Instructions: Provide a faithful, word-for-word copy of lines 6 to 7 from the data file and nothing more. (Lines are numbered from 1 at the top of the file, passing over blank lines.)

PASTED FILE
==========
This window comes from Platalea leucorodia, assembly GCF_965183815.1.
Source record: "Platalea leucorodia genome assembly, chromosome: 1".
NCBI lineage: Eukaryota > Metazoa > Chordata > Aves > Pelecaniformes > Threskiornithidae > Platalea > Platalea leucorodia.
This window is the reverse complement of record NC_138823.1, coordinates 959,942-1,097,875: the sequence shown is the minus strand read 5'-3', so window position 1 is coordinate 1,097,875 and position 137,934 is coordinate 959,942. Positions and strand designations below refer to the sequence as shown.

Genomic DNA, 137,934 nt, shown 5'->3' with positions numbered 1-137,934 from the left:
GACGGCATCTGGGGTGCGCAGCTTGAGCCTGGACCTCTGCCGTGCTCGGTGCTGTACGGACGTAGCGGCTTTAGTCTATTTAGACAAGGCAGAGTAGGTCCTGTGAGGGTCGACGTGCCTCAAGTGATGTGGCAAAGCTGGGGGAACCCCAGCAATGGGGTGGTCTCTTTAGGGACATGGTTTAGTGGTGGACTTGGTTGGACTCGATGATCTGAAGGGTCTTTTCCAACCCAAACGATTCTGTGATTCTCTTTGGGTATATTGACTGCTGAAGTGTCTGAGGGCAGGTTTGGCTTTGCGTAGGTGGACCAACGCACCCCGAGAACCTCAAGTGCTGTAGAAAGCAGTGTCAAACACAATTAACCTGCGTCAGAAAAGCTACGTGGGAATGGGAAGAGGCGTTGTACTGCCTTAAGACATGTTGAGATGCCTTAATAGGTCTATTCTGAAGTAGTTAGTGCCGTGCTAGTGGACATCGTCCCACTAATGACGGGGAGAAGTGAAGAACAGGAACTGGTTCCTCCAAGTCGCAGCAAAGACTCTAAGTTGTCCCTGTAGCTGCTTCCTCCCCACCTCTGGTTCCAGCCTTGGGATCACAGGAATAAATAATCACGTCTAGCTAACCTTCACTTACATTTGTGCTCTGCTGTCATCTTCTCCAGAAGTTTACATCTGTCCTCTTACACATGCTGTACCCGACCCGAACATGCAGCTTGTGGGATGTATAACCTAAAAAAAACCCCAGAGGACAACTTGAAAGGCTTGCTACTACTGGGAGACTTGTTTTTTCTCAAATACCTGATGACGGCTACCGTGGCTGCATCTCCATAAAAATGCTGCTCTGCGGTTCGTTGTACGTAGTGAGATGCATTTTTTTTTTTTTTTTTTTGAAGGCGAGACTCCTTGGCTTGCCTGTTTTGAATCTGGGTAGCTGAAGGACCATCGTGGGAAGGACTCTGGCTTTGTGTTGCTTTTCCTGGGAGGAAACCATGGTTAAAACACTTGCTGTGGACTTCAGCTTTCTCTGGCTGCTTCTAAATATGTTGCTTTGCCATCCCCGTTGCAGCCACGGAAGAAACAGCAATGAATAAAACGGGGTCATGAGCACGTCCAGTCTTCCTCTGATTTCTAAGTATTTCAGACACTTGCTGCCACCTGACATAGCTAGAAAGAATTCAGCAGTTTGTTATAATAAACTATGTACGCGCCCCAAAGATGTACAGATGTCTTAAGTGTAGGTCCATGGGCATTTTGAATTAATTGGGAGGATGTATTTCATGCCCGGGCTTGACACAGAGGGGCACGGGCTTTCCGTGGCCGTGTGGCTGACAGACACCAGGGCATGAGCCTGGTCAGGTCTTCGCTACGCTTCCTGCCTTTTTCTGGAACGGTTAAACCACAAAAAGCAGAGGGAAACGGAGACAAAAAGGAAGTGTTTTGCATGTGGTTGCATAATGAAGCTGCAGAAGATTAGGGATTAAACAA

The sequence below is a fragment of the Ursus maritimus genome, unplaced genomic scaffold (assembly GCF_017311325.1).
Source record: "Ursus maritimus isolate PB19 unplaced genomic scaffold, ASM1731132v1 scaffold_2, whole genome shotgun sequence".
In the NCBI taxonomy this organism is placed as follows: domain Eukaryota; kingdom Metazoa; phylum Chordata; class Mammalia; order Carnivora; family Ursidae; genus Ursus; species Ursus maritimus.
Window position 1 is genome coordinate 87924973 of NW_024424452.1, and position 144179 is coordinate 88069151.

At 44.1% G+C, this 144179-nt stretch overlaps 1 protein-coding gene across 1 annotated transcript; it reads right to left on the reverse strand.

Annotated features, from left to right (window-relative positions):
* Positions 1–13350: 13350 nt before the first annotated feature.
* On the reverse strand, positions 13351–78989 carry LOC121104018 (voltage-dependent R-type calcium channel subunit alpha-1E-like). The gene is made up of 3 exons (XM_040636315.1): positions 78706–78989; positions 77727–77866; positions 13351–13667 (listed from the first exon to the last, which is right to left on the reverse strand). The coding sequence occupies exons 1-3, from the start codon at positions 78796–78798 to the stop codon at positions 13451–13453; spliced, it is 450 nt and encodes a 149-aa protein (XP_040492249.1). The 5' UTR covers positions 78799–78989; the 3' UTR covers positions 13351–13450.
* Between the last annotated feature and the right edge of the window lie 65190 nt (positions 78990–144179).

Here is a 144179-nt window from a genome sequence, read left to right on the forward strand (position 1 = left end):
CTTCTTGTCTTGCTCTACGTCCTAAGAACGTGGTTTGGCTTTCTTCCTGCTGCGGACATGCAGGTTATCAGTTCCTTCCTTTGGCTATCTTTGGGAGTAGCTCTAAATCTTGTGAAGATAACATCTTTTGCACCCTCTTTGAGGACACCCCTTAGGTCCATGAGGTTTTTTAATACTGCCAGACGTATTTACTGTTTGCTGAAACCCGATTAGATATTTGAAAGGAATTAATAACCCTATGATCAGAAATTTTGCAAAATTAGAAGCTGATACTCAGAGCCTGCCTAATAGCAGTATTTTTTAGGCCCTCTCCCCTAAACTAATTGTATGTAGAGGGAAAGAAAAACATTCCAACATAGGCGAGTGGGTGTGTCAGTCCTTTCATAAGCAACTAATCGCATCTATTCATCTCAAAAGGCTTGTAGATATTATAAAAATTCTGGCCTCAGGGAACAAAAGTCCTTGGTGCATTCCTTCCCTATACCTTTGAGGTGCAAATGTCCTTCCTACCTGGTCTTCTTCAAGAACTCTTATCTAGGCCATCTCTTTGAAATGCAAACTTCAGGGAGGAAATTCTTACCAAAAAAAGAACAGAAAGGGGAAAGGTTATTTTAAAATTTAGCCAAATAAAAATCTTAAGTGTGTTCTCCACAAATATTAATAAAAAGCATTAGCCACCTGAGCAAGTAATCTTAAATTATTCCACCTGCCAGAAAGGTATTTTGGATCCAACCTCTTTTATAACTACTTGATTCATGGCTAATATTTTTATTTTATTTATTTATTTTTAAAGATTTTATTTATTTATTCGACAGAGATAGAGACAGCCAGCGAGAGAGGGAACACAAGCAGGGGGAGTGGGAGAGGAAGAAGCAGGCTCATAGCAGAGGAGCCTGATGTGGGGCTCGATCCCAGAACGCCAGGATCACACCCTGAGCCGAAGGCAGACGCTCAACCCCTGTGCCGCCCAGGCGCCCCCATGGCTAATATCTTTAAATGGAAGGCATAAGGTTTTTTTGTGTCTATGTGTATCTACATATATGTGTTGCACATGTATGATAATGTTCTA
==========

GACGGCATCTGGGGTGCGCAGCTTGAGCCTGGACCTCTGCCGTGCTCGGTGCTGTACGGACGTAGCGGCTTTAGTCTATTTAGACAAGGCAGAGTAGGTCCTGTGAGGGTCGACGTGCCTCAAGTGATGTGGCAAAGCTGGGGGAACCCCAGCAATGGGGTGGTCTCTTTAGGGACATGGTTTAGTGGTGGACTTGGTTGGACTCGATGATCTGAAGGGTCTTTTCCAACCCAAACGATTCTGTGATTCTCTTTGGGTATATTGACTGCTGAAGTGTCTGAGGGCAGGTTTGGCTTTGCGTAGGTGGACCAACGCACCCCGAGAACCTCAAGTGCTGTAGAAAGCAGTGTCAAACACAATTAACCTGCGTCAGAAAAGCTACGTGGGAATGGGAAGAGGCGTTGTACTGCCTTAAGACATGTTGAGATGCCTTAATAGGTCTATTCTGAAGTAGTTAGTGCCGTGCTAGTGGACATCGTCCCACTAATGACGGGGAGAAGTGAAGAACAGGAACTGGTTCCTCCAAGTCGCAGCAAAGACTCTAAGTTGTCCCTGTAGCTGCTTCCTCCCCACCTCTGGTTCCAGCCTTGGGATCACAGGAATAAATAATCACGTCTAGCTAACCTTCACTTACATTTGTGCTCTGCTGTCATCTTCTCCAGAAGTTTACATCTGTCCTCTTACACATGCTGTACCCGACCCGAACATGCAGCTTGTGGGATGTATAACCTAAAAAAAACCCCAGAGGACAACTTGAAAGGCTTGCTACTACTGGGAGACTTGTTTTTTCTCAAATACCTGATGACGGCTACCGTGGCTGCATCTCCATAAAAATGCTGCTCTGCGGTTCGTTGTACGTAGTGAGATGCATTTTTTTTTTTTTTTTTTTGAAGGCGAGACTCCTTGGCTTGCCTGTTTTGAATCTGGGTAGCTGAAGGACCATCGTGGGAAGGACTCTGGCTTTGTGTTGCTTTTCCTGGGAGGAAACCATGGTTAAAACACTTGCTGTGGACTTCAGCTTTCTCTGGCTGCTTCTAAATATGTTGCTTTGCCATCCCCGTTGCAGCCACGGAAGAAACAGCAATGAATAAAACGGGGTCATGAGCACGTCCAGTCTTCCTCTGATTTCTAAGTATTTCAGACACTTGCTGCCACCTGACATAGCTAGAAAGAATTCAGCAGTTTGTTATAATAAACTATGTACGCGCCCCAAAGATGTACAGATGTCTTAAGTGTAGGTCCATGGGCATTTTGAATTAATTGGGAGGATGTATTTCATGCCCGGGCTTGACACAGAGGGGCACGGGCTTTCCGTGGCCGTGTGGCTGACAGACACCAGGGCATGAGCCTGGTCAGGTCTTCGCTACGCTTCCTGCCTTTTTCTGGAACGGTTAAACCACAAAAAGCAGAGGGAAACGGAGACAAAAAGGAAGTGTTTTGCATGTGGTTGCATAATGAAGCTGCAGAAGATTAGGGATTAAACAA

The sequence below is a fragment of the Ursus maritimus genome, unplaced genomic scaffold (assembly GCF_017311325.1).